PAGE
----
The oil and natural gas industry supported more than 10.3 million full- and part-time jobs in the United States and added $1.3 trillion to the nation’s economy in 2015, according to a study commissioned by the American Petroleum Institute (API).

The 92-page report, “Impacts of the Natural Gas and Oil Industry on the U.S. Economy in 2015,” conducted by PricewaterhouseCoopers LLC (PwC), also found that the number of jobs supported by the oil and gas industry has increased by 500,000 since 2011.

“This study validates the role of the natural gas and oil industry in growing the U.S. economy and supporting more than 10 million workers from coast-to-coast,” said Jack Gerard, CEO of the API. “Natural gas and oil touches virtually every facet of our life — from heating our homes and fueling transportation to life-saving medical devices and cosmetics at the drug store. This study is further proof of the positive impact that U.S. resources have on workers and communities across the nation.”

According to the study, the 10.3 million jobs figure represented 5.6% of the U.S. workforce in 2015. The figure includes 2.8 million directly employed by the industry, with the remaining 7.5 million affected through indirect and induced impacts. Labor income from all of the aforementioned categories totaled $714.2 billion.

Broken down further, PwC estimated that the U.S. oil and gas industry’s operations directly or indirectly supported 8.1 million full- and part-time jobs in 2015, and accounted for $580.1 billion in labor income. Meanwhile, the industry’s capital investment of $220 billion supported an additional 2.3 million jobs nationally.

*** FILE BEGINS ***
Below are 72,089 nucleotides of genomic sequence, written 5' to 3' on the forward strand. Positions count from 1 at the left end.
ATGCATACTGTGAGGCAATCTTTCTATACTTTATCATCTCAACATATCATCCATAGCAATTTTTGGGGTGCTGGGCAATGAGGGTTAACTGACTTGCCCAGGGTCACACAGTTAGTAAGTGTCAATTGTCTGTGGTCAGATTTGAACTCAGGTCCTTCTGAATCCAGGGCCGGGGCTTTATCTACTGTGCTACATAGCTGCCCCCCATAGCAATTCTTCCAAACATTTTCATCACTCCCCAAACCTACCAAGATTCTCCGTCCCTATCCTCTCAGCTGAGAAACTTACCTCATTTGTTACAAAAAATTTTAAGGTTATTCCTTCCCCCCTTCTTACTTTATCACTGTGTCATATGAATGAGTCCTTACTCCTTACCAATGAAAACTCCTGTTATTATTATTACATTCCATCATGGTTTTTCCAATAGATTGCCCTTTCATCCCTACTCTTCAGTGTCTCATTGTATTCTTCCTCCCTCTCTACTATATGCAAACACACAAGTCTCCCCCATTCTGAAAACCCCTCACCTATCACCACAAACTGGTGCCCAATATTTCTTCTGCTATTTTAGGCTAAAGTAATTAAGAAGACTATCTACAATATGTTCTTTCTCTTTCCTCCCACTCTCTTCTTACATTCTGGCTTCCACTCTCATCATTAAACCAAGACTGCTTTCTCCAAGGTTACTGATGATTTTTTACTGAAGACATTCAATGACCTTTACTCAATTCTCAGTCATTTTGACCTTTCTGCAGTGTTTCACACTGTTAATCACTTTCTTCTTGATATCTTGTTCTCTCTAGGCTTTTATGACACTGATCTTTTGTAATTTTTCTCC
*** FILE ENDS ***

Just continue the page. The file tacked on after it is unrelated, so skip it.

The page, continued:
Texas, with nearly 2 million jobs, led the field in terms of total number of jobs directly or indirectly supported by the oil and gas industry in 2015. The next 14 states on the list were California, Oklahoma, Pennsylvania, Louisiana, Florida, Ohio, New York, Illinois, Colorado, Michigan, Georgia, New Jersey, North Carolina and Kansas.

Combined, the 15 states accounted for 83% of total jobs supported by the oil and gas industry. For the study, PwC considered jobs in the oil and gas industry using 14 categories of employment as defined by the North American Industry Classification System (NAICS).

The NAICS categories used were oil and gas extraction; drilling oil and gas wells; support activities for oil and gas operations; natural gas distribution — both public and private; oil and gas pipeline and related structures construction; petroleum refineries; asphalt paving mixture and block manufacturing; asphalt shingle and coating materials manufacturing; petroleum lubricating oil and grease manufacturing; petroleum and petroleum products merchant wholesalers; gasoline stations; fuel dealers; and pipeline transportation.